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In the past, I have not spoken highly of ground turkey (or any sort of turkey, really) on this blog. It’s still not my favorite, but I’m beginning to see the value. It will never replace beef for me and, in fact, many times it’s not even healthier than lean beef, so why bother (I know, red meat, blah blah blah)? That said, I’ve gotten way better at both using it and making it. The farmer we used to get our meat from had REALLY good prices on ground turkey, so I blame him largely for the increase in consumption. The rest I credit to a veeeery technical culinary term I like to call flavoring the hell out of it.

These meatballs are quite basic but still full of flavor from the lemon zest, green onions, and parsley (and the dried oregano, which I couldn’t keep from adding since it’s a  natural pairing with lemon, if you’re Greek at least). On top of that, this meal comes together pretty quickly. The recipe does call for refrigerating the meatballs for 15 minutes after forming them (which I definitely recommend, also, so they don’t fall apart), but of course you could just make the meatballs earlier in the day or the night before and refrigerate them until you need them, making the actual dinnertime prep a little shorter (and the meatballs sturdier and more flavorful).

I don’t know if I’m a salt fiend or what, but 1/2 tsp. of salt did not seem like nearly enough for 1.25 lbs. of turkey (I generally use about 1 tsp. to 1 lb. of meat) so I increased that and honestly felt like they could have used a touch more, but maybe I *am* a salt fiend, so I’ve left the proportion a little lower than my standard below. Also, a cup and a half of rice sounded like too much for four servings, so I brought it down to 1 cup, which worked out well, with a good proportion of protein to carbs. Speaking of the carbs, they were of course my favorite part of the meal. White rice is such a guilty pleasure of mine, and add some tart, bright lemon and it’s a real home run in my book.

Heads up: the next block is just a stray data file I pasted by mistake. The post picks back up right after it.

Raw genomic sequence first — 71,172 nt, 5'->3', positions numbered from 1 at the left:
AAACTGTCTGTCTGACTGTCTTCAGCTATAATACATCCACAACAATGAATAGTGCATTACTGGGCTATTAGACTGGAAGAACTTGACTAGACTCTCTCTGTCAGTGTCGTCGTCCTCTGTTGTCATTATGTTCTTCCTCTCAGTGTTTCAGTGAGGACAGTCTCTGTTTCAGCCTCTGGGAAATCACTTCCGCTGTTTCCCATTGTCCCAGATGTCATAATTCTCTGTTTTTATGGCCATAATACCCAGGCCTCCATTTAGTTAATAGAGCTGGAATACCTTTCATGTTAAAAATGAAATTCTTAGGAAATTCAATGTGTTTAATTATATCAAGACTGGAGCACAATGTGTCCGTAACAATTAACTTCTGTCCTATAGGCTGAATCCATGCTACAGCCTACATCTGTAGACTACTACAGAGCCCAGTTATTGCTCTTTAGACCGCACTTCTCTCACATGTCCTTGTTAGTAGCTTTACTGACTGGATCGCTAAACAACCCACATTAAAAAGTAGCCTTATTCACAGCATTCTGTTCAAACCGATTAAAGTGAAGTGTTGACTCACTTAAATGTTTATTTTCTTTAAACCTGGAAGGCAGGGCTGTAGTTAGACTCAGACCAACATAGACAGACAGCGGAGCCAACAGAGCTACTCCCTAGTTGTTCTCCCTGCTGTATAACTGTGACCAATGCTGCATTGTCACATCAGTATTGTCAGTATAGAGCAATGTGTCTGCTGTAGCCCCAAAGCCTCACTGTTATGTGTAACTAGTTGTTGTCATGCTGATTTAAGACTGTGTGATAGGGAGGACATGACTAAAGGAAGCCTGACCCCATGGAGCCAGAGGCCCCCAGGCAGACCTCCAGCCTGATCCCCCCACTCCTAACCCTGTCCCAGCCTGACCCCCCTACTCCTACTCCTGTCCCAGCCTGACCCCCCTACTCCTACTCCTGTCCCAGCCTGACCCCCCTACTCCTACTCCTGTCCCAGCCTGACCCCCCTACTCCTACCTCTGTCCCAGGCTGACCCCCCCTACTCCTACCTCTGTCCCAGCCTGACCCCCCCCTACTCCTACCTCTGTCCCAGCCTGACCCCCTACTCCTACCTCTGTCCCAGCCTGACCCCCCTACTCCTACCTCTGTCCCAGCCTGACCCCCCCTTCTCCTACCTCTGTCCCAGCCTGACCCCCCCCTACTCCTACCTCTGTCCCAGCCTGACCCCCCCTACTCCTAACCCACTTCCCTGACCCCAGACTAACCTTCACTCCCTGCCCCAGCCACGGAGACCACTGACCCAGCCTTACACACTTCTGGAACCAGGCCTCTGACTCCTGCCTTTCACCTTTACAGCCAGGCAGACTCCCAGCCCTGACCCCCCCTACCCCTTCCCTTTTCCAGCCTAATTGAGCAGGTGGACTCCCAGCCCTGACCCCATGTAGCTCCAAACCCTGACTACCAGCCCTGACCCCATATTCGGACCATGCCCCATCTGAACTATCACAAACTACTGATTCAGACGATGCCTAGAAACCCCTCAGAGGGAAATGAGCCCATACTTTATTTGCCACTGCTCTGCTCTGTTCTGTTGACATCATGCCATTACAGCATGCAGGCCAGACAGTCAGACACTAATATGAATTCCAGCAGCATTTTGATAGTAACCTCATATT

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I’ve always said I would pack my kids’ lunch, at least the vast majority of the time, but when I learned that our future elementary school doesn’t have a lunch program, I was a bit taken aback. Sure, I don’t want to spend money on a lunch that would likely be far less nutritious than the one I’m sending, but man, it sure would be nice to  have the option. You know, for those days.

Zachary’s current school has a great lunch program, but in the summers the kids are responsible for bringing lunch every Friday. OK, sure, that’s not bad, right? Except I found myself occasionally filled with dread on Thursday nights, trying to figure out lunch. For one thing, it’s almost Friday. I’m just DONE by Friday. For another, we grocery shop on Saturday so by Thursday/Friday there’s not a lot of remaining decent produce to pack much of anything. If my irritation once a week for one summer is a good indication, I better work on this whole lunch thing before public school starts.